As part of Sharath’s workshop last week I went to a Q&A, where Sharath first gave a short talk before taking questions from students.
Here’s a short summary of what I remember! Sharath talked about the eight limbs of yoga, of which asana is the third – saying that asana is actually the foundation of all the other limbs. He said it’s hard to practise yama and niyama unless your body and mind are first purified by yoga – then yama and niyama start coming naturally, and you naturally start wanting to find out more about them (likewise meditation).
He also said you have to have faith in the practice and in your teachers, and that the practice changes you even if you don’t always notice it (other people will!).
He chuckled, laughed and smiled through the entire talk, which was nice – a contrast to his seriousness when teaching.
Questions asked by students included:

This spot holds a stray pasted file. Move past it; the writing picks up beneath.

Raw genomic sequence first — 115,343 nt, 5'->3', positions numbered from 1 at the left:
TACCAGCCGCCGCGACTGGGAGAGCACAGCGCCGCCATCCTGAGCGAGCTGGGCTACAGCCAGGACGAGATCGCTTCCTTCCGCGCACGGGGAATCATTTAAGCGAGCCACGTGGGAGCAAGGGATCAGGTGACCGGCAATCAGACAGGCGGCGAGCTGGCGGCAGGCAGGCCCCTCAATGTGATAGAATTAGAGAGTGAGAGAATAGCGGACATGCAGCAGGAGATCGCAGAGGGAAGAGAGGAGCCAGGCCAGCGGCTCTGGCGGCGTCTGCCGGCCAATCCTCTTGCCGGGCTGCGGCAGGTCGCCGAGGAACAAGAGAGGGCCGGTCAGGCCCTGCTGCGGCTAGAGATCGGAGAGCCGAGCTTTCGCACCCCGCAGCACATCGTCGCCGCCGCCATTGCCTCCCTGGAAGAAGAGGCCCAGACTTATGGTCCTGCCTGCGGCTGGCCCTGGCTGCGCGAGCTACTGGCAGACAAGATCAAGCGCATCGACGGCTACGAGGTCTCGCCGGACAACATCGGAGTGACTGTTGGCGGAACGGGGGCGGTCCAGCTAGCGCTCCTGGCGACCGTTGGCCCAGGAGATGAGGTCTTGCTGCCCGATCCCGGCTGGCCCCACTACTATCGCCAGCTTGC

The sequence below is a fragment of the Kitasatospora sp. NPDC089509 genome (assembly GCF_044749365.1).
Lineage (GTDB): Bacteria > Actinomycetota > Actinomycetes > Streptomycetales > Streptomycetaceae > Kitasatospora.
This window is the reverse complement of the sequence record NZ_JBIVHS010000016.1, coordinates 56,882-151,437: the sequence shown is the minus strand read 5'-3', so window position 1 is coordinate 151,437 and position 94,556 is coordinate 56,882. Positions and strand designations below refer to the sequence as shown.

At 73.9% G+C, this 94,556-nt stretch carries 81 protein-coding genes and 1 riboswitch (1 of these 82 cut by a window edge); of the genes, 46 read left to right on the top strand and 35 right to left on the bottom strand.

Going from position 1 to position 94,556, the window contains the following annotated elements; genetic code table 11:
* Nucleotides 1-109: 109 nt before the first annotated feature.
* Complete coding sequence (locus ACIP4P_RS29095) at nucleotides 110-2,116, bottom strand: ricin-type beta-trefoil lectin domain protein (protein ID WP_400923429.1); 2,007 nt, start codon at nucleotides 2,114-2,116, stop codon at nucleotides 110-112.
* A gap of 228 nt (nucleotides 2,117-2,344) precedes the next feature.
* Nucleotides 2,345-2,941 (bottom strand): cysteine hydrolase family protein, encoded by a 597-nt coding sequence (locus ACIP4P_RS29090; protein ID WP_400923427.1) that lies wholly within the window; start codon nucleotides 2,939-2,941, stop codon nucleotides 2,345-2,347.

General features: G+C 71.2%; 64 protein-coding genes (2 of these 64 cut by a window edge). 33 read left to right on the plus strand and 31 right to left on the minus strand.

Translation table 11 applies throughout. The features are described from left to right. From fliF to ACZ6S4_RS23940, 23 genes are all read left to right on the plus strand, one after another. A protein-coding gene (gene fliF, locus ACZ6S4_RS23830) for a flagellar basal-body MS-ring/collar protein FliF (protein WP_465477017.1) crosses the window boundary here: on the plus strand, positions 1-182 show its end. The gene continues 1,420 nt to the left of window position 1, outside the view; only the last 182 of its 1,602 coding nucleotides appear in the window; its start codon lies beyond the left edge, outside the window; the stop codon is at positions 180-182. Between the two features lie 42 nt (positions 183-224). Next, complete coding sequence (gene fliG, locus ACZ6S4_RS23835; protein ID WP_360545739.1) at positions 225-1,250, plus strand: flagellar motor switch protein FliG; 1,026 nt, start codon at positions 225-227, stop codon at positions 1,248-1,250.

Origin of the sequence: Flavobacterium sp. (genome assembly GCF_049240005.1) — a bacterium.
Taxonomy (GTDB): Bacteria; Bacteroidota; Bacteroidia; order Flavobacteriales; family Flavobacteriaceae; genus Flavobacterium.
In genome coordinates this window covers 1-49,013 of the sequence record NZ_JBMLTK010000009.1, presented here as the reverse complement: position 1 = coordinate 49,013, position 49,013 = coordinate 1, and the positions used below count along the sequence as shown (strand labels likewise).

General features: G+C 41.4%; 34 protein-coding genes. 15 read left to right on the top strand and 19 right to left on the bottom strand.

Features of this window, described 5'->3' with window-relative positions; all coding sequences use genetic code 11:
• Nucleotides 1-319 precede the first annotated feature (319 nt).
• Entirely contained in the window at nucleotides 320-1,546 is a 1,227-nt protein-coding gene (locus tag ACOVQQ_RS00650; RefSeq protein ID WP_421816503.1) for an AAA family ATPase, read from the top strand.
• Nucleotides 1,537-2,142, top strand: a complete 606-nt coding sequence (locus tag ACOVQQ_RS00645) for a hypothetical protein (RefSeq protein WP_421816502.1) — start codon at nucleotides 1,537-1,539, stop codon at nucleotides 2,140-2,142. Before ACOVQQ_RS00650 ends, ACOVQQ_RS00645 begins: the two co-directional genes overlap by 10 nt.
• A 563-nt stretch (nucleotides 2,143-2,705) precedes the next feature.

“When should you start pranayama?” Answer: “When asana is perfect”, ie, the nervous system and lungs have to prepared first through asana.
“I can’t tell the difference between being dedicated to the practice and attached to the practice – what if I’m too attached to it?” Answer: “It’s good to be attached to yoga as this will stop you getting attached to things that are bad for you. In other words, when it comes to yoga, be addicted!
“Is Mysore only for advanced students?” Answer: “Who told you that? I want to know who told you that?” In other words, a very passionate ‘no, it’s for everyone!’
“When should you start intermediate series?” “When you are perfect in primary series – if you can’t do dropbacks it will be difficult to do ustrasana. You have to master primary series first or you’ll be like a barber who cuts a bit here and a bit there, and ends up making a mess!”
On injuries: “asana is the healer”. Sharath talked about his own injuries and how he got through them with patience and perseverance, cutting back his practice to half-primary at times.
It was great to spend a week doing counted primary series led by Sharath. The last day was particularly dedicated to Guruji, and people brought in flowers and pictures for the shrine. Sharath led us all in a chant to him, which was very moving. I would replicate it here but my Sanskrit is not quite up to the task!